When they undressed the boy’s wound, the air filled with a smell that could only be described as that of a week old steak. At first it appeared that his skin was inflamed, however, at closer inspection, they realized that it was Joby’s muscle tissue, exposed by the bacteria. Parts of the gash had turned a sickly yellow, others a deep black. Sticking out amongst the mass of muscle and dying skin, you could see the boy’s bone, protruding from his arm like the limb of a tree.

It was suggested by Bichler’s partners that he immediately drop the project and leave the boy to die. However, the head researcher’s interest was perked at the massive distinction between the twins’ wounds. He ordered the children to be placed back into their chamber and monitored for one more day. If there remained to be no signs of recovery in either of them, they were to be disposed of. However, should there be a change in condition, the experiment would continue as is.

A few hours after being admitted back into their chamber, Joby began to vomit. At first it frightened the researchers, but one of them insisted that it was just a reaction to what he had witnessed in the exam room and nothing more. Yet the vomiting continued for half an hour, all the while Joby’s sister continuing her pacing, paying no heed to her brother’s well being. Soon the entire area around Joby’s cot was covered in a sea of his own stomach contents.

At around this time, the researchers noticed something odd. Eva halted her pacing and proceeded to sit down on her cot. This was the first time she had ceased the action, save eating and sleeping. She resumed almost the exact position that Joby had been maintaining throughout the duration of the experiments, the only difference being that she remained in an aura of silence.

Meanwhile, Joby continued to cough and double over in the midst of his horrific vomiting spell. It seemed that his stomach had already been emptied as he only managed to retch out spit and small chunks of what appeared to be skin bitten from the sides of his mouth. Soon blood from the removed skin began to trickle from the corners of his mouth as he continued to gag.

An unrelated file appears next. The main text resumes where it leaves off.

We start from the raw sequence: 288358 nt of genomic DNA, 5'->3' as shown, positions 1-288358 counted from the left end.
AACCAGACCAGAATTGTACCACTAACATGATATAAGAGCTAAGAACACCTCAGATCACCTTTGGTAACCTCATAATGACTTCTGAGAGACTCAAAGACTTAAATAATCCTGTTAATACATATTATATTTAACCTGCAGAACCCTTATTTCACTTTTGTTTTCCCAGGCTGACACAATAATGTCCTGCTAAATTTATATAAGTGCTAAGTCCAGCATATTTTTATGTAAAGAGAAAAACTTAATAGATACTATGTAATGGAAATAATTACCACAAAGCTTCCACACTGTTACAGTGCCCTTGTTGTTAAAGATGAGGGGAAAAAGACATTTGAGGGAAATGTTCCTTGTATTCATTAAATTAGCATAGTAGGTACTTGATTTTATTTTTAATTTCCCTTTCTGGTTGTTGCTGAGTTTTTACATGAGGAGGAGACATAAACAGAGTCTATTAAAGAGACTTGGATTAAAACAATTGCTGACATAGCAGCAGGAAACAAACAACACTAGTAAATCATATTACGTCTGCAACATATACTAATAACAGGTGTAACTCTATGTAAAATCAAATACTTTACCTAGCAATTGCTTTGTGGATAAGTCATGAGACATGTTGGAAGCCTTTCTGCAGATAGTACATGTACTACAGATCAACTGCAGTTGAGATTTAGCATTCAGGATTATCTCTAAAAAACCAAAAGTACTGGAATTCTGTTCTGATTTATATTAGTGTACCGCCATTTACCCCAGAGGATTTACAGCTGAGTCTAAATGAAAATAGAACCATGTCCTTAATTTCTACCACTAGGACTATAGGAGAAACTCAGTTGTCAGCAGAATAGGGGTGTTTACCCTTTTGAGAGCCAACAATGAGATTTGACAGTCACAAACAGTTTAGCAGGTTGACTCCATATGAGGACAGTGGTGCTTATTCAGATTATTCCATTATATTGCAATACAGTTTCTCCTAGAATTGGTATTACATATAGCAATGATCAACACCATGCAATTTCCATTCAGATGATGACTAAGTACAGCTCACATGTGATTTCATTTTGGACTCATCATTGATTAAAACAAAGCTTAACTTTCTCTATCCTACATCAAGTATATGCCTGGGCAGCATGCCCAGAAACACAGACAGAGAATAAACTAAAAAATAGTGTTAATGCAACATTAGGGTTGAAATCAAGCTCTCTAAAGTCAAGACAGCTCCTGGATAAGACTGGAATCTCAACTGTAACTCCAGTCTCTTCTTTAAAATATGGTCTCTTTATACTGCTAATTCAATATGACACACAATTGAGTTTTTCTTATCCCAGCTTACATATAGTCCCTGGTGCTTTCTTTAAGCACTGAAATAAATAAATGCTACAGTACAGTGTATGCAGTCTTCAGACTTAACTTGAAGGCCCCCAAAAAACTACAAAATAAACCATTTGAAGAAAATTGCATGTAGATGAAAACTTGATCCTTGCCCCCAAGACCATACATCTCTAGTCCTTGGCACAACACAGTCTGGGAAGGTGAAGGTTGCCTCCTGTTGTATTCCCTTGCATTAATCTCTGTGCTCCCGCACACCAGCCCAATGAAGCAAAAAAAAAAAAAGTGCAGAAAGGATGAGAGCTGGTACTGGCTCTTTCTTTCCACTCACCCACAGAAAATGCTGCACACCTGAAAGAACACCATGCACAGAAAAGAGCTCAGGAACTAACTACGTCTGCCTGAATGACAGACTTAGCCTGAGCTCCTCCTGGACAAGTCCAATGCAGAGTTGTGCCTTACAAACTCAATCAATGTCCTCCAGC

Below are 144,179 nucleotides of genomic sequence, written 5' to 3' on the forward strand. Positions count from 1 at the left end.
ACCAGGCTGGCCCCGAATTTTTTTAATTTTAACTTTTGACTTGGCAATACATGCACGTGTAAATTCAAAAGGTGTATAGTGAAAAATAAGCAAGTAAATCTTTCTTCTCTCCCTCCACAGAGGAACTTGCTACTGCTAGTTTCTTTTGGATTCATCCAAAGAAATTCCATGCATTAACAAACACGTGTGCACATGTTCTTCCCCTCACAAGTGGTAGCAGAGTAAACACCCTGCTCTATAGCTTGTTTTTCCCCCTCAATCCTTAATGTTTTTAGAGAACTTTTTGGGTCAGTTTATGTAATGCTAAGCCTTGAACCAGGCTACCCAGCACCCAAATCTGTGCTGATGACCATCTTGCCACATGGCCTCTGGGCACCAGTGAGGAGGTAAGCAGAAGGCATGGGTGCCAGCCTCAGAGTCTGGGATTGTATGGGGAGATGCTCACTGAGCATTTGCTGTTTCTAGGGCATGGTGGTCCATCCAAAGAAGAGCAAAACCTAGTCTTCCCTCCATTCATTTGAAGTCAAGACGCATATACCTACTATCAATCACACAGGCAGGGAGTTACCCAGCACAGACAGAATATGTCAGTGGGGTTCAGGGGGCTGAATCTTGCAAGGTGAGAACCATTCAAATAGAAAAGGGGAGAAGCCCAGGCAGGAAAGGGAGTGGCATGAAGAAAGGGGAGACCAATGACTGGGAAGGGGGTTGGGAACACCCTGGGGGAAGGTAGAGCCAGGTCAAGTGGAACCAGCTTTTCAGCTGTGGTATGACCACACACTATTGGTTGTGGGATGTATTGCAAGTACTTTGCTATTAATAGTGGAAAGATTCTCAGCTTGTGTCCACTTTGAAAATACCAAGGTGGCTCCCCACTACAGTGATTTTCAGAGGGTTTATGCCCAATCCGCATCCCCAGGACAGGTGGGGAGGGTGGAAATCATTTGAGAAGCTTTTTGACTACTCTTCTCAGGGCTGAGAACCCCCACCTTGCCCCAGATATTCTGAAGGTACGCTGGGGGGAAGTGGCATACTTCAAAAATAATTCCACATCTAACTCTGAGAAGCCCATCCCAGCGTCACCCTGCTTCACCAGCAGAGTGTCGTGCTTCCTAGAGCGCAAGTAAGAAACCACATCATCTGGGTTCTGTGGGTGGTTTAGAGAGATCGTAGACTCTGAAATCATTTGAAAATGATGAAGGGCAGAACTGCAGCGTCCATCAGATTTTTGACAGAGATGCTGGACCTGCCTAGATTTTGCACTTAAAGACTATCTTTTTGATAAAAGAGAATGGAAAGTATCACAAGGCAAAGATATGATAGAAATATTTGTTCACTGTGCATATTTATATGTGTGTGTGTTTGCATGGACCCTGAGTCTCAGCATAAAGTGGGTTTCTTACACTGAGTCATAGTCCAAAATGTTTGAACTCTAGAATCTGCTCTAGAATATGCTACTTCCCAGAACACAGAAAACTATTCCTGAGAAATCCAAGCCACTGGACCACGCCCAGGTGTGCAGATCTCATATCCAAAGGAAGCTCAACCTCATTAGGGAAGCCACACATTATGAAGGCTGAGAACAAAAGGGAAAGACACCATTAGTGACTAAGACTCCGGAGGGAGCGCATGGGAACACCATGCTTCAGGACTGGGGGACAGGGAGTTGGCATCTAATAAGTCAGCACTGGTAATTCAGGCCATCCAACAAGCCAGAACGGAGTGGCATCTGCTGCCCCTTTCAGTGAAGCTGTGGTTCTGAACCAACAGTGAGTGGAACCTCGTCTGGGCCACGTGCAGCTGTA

One of the researchers began to insist that the boy be removed from the chamber so as not to affect his sister, but Bichler wanted to see his experiment through to the end. The three scientists watched in morbid fascination as Joby began to claw at his throat and stomach, attempting to stop the horrible vomiting. His fingernails ripped lines into his skin and shirt, causing yet more blood to leak from his pale frame. He began to try to move towards Eva.

It appeared that the pain of moving was too much for him; he fell onto the concrete floor. Even through the thick observation pane, Bichler and his associates could hear the heavy crack of the boy’s skull resound throughout the room. Seemingly unaware of his predicament, the boy continued to rip at his throat and clothes, finally succeeding in tearing a large hole through the front of his shirt. Across his stomach, you could see veins of red and black, almost glowing against his skin.

Joby started to scream, his attempts feeble due to the massive damage that the retching was doing to his throat. He began to rasp his sister’s name. She remained on her cot across the room, staring at her brother in such a way that could have been fear or pity… yet it almost seemed as if she were enjoying the display. After realizing that no one was going to rush to his aid, the child ripped his nails deep into his throat, his fingers sinking deep into the agitated flesh.

With a sick, almost silent tearing, the boy ripped away the base of his throat, squirming on the floor in pain as he did so. Blood began to pour from the wound, and Joby’s movement began to lessen. After only a few minutes, he lay silent and motionless on the floor. Eva remained quiet, staring at the corpse of her newly deceased brother. She did not scream, cry, or even speak.

It is here that records end. I can only make wild speculations for what might have happened after the incident. As a historian, I am not licensed to fill in any details beyond the cold facts. However, as a human being, I feel obligated to at least share my own fears. I have accepted that no one will know what happened to Joby or Eva. I have even accepted the fact that there may have been something beyond an experiment going on behind the walls of Ravensbrück.

Yet I cannot accept the fact that a little girl could watch her brother die without a single flinch. The world is full of many horrors, some of which I struggle to grasp; but a child with that level of sociopathic tendency is beyond what I believe to be possible. Perhaps there is a fault in my records, or perhaps Eva was just too stunned and afraid to save her brother’s life. This is what I want to think; the thought that keeps me from doubting humanity more than I already have. One thought, however, tosses and turns in my mind. If all of my records are correct, Joby’s death seems to have been a result of a disturbance in his digestive system.

Eva made him eat.